Junior linebacker Chris Jordan also had the pads on, but split time with teammates.
True freshman cornerback DeMarcus Milliner (hamstring) worked with the first unit, but junior DeQuan Menzie was out and believed to be one of a couple of players under the weather. Junior Phelon Jones was at the star position in nickel coverage.
Cutcliffe calls for some more blue
Duke coach David Cutcliffe called on the hometown fans to display their blue Friday when the Alabama faithful start rolling into Durham, N.C. He didn't have to look far for a comparison for what football means to the Crimson Tide.
"Well, what I know is that before I even came here, people who signed on with Duke basketball expected to win," he said. "After seeing how Coach K runs his program from somewhat outside, but a little closer, I think there are a lot of parallels to the commitment that's demanded of the program. Two great programs in different sports, but very similar traditions."
Cutcliffe graduated from Alabama in 1976 and worked as an undergraduate assistant coach for Paul W. "Bear" Bryant. The still carries in his wallet a newspaper clipping and ticket stub from the 1981 game against Auburn when Bryant notched his record-setting 315th victory.
"They have a lot of players on their squad from Alabama, and those kids understand what their responsibility is," he said "The expectation of football and the responsibility is far greater than most folks think. I'm from there, but my hats off to the faithful fans, and that's a lot of people over a long period of time. It's pretty amazing that it is something that's passed down, and that the RVs coming rolling into town. That's a wonderful part of the Alabama program.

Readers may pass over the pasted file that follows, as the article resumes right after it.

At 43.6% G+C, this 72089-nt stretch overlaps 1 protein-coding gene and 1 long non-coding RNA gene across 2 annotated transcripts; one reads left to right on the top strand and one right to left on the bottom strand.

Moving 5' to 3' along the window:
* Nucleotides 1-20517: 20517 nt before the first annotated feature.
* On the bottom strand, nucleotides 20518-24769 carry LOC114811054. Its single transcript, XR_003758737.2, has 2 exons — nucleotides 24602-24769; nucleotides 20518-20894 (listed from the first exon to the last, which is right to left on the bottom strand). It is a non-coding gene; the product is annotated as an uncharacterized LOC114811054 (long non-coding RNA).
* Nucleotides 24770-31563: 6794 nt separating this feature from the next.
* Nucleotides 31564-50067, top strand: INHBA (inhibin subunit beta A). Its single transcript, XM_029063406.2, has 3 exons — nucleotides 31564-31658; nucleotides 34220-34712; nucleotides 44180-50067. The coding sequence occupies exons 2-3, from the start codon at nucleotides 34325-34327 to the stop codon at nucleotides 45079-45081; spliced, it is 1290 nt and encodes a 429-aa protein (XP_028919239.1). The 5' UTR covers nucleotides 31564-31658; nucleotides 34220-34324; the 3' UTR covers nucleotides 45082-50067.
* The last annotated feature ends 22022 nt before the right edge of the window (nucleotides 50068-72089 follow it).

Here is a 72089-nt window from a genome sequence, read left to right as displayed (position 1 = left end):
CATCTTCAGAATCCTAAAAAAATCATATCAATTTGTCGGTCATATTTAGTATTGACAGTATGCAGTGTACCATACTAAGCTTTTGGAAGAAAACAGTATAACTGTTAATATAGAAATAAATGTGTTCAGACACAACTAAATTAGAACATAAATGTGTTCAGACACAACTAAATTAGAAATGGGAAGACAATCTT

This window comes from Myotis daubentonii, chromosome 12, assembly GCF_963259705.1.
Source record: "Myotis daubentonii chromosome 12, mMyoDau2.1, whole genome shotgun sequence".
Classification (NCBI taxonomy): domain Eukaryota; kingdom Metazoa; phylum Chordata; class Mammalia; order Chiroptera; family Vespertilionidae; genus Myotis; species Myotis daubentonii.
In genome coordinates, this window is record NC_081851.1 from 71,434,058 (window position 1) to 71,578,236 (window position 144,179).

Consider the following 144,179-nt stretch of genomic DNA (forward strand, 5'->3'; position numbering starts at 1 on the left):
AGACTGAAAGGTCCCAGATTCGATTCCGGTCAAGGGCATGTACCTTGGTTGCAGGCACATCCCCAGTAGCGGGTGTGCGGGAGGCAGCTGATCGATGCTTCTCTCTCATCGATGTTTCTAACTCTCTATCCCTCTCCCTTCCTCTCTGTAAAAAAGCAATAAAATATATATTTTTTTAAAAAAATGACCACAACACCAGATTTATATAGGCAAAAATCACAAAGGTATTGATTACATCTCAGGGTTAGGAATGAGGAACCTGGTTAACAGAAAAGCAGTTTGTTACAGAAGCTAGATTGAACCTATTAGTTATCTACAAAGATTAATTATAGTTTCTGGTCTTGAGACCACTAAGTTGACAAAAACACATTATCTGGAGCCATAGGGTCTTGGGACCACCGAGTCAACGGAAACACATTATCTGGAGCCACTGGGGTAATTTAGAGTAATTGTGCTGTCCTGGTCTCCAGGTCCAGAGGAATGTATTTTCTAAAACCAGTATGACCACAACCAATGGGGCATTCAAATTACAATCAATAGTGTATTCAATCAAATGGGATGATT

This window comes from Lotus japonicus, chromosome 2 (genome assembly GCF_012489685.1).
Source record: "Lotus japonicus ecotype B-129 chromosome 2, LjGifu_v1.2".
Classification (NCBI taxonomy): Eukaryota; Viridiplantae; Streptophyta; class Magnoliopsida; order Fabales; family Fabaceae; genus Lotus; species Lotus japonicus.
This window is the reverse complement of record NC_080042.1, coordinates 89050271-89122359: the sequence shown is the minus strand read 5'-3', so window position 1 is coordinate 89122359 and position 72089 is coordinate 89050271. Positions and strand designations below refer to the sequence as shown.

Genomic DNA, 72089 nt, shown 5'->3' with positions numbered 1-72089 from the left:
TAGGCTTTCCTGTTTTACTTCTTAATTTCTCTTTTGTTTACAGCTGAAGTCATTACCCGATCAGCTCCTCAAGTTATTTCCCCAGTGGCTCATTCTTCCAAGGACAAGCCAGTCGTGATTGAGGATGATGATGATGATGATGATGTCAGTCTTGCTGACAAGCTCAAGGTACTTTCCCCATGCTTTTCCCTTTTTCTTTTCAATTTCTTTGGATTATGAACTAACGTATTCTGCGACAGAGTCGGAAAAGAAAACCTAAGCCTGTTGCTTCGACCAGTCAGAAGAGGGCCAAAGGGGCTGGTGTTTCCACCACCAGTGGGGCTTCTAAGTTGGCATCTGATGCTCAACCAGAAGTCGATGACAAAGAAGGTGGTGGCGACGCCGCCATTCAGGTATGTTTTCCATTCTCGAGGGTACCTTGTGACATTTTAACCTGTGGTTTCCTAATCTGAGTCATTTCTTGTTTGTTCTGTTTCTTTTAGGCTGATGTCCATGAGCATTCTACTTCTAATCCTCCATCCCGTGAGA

"What's most impressive is that they have revived the expectation of the player. The expectation was to compete for national championships, not some times, but all the time."
Damion Square was again lined up with the first unit at defensive end alongside Josh Chapman and Marcell Dareus. Although Alabama primarily went with a four-man line against Penn State, more speed and pursuit appear to be a priority against Duke's spread offense. Kerry Murphy was lined up at end with Nick Gentry at nose tackle on the second unit.
Duke is 0-10 against teams ranked first in the Associated Press poll. This will be just the third time the Blue Devils will host a No. 1 team, losing to Pitt in 1937, 10-0, and Florida in 1993, 45-7. Duke is 2-1 at home against the reigning national champions (3-8 overall), but the most recent win was in 1952 (Tennessee).
Ingram will be the 11th Heisman Trophy winner Duke has played. The Blue Devils are 0-2 against players who had already won the award, 4-17 overall. The most recent win was 16-12 over George Rogers and South Carolina in 1978, two years before he won the trophy.
Vlachos on the formation when tackles D.J. Fluker and James Carpenter line up next to each other: "I wouldn't want to be the other-color jersey against those two. That's some weight coming at you. D.J. does a good job with that, it obviously shows how much they trust him to flip him over like that, be in a different stance and things like that. It can be a challenge for new guys."